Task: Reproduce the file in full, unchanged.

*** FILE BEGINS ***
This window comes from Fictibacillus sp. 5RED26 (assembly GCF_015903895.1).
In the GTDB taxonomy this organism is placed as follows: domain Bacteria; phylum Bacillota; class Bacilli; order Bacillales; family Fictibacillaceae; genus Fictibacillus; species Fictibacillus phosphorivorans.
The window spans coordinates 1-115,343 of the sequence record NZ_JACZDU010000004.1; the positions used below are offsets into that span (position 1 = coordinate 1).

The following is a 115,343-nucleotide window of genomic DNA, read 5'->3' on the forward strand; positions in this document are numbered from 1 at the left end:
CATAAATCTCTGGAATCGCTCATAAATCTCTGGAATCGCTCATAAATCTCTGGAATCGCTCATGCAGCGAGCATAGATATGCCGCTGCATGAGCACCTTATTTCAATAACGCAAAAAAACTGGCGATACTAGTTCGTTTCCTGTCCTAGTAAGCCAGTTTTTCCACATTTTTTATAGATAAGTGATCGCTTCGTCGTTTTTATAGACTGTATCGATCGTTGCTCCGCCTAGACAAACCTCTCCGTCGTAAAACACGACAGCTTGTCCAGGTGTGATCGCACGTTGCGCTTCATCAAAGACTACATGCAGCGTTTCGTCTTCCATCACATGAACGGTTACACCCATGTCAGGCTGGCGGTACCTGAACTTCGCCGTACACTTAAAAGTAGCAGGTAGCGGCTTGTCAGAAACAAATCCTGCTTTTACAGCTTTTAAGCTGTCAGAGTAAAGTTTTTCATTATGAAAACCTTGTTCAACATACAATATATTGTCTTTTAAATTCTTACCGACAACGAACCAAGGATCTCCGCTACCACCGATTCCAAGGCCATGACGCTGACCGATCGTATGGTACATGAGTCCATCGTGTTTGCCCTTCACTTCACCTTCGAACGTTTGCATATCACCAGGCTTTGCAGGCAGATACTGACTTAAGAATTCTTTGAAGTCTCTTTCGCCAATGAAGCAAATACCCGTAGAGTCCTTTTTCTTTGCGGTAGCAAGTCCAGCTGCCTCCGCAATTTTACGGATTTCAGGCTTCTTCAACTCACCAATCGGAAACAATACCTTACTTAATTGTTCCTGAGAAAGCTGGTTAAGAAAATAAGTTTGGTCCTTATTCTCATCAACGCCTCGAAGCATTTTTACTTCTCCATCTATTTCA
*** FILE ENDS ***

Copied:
This window comes from Fictibacillus sp. 5RED26 (assembly GCF_015903895.1).
In the GTDB taxonomy this organism is placed as follows: domain Bacteria; phylum Bacillota; class Bacilli; order Bacillales; family Fictibacillaceae; genus Fictibacillus; species Fictibacillus phosphorivorans.
The window spans coordinates 1-115,343 of the sequence record NZ_JACZDU010000004.1; the positions used below are offsets into that span (position 1 = coordinate 1).

The following is a 115,343-nucleotide window of genomic DNA, read 5'->3' on the forward strand; positions in this document are numbered from 1 at the left end:
CATAAATCTCTGGAATCGCTCATAAATCTCTGGAATCGCTCATAAATCTCTGGAATCGCTCATGCAGCGAGCATAGATATGCCGCTGCATGAGCACCTTATTTCAATAACGCAAAAAAACTGGCGATACTAGTTCGTTTCCTGTCCTAGTAAGCCAGTTTTTCCACATTTTTTATAGATAAGTGATCGCTTCGTCGTTTTTATAGACTGTATCGATCGTTGCTCCGCCTAGACAAACCTCTCCGTCGTAAAACACGACAGCTTGTCCAGGTGTGATCGCACGTTGCGCTTCATCAAAGACTACATGCAGCGTTTCGTCTTCCATCACATGAACGGTTACACCCATGTCAGGCTGGCGGTACCTGAACTTCGCCGTACACTTAAAAGTAGCAGGTAGCGGCTTGTCAGAAACAAATCCTGCTTTTACAGCTTTTAAGCTGTCAGAGTAAAGTTTTTCATTATGAAAACCTTGTTCAACATACAATATATTGTCTTTTAAATTCTTACCGACAACGAACCAAGGATCTCCGCTACCACCGATTCCAAGGCCATGACGCTGACCGATCGTATGGTACATGAGTCCATCGTGTTTGCCCTTCACTTCACCTTCGAACGTTTGCATATCACCAGGCTTTGCAGGCAGATACTGACTTAAGAATTCTTTGAAGTCTCTTTCGCCAATGAAGCAAATACCCGTAGAGTCCTTTTTCTTTGCGGTAGCAAGTCCAGCTGCCTCCGCAATTTTACGGATTTCAGGCTTCTTCAACTCACCAATCGGAAACAATACCTTACTTAATTGTTCCTGAGAAAGCTGGTTAAGAAAATAAGTTTGGTCCTTATTCTCATCAACGCCTCGAAGCATTTTTACTTCTCCATCTATTTCA